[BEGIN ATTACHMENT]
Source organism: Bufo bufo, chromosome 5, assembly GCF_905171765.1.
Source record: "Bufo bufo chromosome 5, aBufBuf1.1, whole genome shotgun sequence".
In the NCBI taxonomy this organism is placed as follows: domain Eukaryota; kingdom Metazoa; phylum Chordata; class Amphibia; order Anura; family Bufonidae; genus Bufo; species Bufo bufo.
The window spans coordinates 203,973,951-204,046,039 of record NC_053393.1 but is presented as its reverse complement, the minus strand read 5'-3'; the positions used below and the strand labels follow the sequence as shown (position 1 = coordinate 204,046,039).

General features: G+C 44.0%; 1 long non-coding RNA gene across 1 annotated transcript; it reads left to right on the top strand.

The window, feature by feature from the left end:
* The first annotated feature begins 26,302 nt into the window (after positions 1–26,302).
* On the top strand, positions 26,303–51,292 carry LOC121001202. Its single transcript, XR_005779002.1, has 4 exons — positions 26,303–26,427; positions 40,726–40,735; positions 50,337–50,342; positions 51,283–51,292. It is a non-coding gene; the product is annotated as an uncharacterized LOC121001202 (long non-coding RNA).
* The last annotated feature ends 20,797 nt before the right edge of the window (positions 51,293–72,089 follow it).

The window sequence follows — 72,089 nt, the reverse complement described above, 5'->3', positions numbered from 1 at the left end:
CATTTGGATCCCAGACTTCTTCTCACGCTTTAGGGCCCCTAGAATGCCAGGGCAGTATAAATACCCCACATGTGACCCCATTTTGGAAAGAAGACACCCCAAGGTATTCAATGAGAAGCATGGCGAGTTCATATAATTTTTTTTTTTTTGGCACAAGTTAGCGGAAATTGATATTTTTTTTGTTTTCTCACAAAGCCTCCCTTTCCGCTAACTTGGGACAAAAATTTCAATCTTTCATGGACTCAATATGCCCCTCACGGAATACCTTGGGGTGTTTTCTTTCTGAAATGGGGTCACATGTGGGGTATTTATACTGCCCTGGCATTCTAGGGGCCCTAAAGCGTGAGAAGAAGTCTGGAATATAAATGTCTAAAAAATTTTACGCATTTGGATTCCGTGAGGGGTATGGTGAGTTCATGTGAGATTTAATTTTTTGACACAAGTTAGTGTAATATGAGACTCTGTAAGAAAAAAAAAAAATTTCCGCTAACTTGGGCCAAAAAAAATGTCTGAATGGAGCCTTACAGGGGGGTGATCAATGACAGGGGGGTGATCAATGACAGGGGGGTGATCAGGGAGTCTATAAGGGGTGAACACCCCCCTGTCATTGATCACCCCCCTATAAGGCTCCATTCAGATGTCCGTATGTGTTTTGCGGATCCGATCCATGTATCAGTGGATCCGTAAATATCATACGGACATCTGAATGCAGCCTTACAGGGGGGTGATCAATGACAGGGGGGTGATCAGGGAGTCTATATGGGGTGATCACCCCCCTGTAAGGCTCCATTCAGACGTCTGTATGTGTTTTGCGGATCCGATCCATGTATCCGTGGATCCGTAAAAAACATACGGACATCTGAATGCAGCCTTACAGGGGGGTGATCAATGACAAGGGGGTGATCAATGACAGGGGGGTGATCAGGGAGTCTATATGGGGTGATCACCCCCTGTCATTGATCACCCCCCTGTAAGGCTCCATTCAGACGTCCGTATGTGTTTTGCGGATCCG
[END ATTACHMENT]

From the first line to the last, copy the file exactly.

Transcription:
Source organism: Bufo bufo, chromosome 5, assembly GCF_905171765.1.
Source record: "Bufo bufo chromosome 5, aBufBuf1.1, whole genome shotgun sequence".
In the NCBI taxonomy this organism is placed as follows: domain Eukaryota; kingdom Metazoa; phylum Chordata; class Amphibia; order Anura; family Bufonidae; genus Bufo; species Bufo bufo.
The window spans coordinates 203,973,951-204,046,039 of record NC_053393.1 but is presented as its reverse complement, the minus strand read 5'-3'; the positions used below and the strand labels follow the sequence as shown (position 1 = coordinate 204,046,039).

General features: G+C 44.0%; 1 long non-coding RNA gene across 1 annotated transcript; it reads left to right on the top strand.

The window, feature by feature from the left end:
* The first annotated feature begins 26,302 nt into the window (after positions 1–26,302).
* On the top strand, positions 26,303–51,292 carry LOC121001202. Its single transcript, XR_005779002.1, has 4 exons — positions 26,303–26,427; positions 40,726–40,735; positions 50,337–50,342; positions 51,283–51,292. It is a non-coding gene; the product is annotated as an uncharacterized LOC121001202 (long non-coding RNA).
* The last annotated feature ends 20,797 nt before the right edge of the window (positions 51,293–72,089 follow it).

The window sequence follows — 72,089 nt, the reverse complement described above, 5'->3', positions numbered from 1 at the left end:
CATTTGGATCCCAGACTTCTTCTCACGCTTTAGGGCCCCTAGAATGCCAGGGCAGTATAAATACCCCACATGTGACCCCATTTTGGAAAGAAGACACCCCAAGGTATTCAATGAGAAGCATGGCGAGTTCATATAATTTTTTTTTTTTTGGCACAAGTTAGCGGAAATTGATATTTTTTTTGTTTTCTCACAAAGCCTCCCTTTCCGCTAACTTGGGACAAAAATTTCAATCTTTCATGGACTCAATATGCCCCTCACGGAATACCTTGGGGTGTTTTCTTTCTGAAATGGGGTCACATGTGGGGTATTTATACTGCCCTGGCATTCTAGGGGCCCTAAAGCGTGAGAAGAAGTCTGGAATATAAATGTCTAAAAAATTTTACGCATTTGGATTCCGTGAGGGGTATGGTGAGTTCATGTGAGATTTAATTTTTTGACACAAGTTAGTGTAATATGAGACTCTGTAAGAAAAAAAAAAAATTTCCGCTAACTTGGGCCAAAAAAAATGTCTGAATGGAGCCTTACAGGGGGGTGATCAATGACAGGGGGGTGATCAATGACAGGGGGGTGATCAGGGAGTCTATAAGGGGTGAACACCCCCCTGTCATTGATCACCCCCCTATAAGGCTCCATTCAGATGTCCGTATGTGTTTTGCGGATCCGATCCATGTATCAGTGGATCCGTAAATATCATACGGACATCTGAATGCAGCCTTACAGGGGGGTGATCAATGACAGGGGGGTGATCAGGGAGTCTATATGGGGTGATCACCCCCCTGTAAGGCTCCATTCAGACGTCTGTATGTGTTTTGCGGATCCGATCCATGTATCCGTGGATCCGTAAAAAACATACGGACATCTGAATGCAGCCTTACAGGGGGGTGATCAATGACAAGGGGGTGATCAATGACAGGGGGGTGATCAGGGAGTCTATATGGGGTGATCACCCCCTGTCATTGATCACCCCCCTGTAAGGCTCCATTCAGACGTCCGTATGTGTTTTGCGGATCCG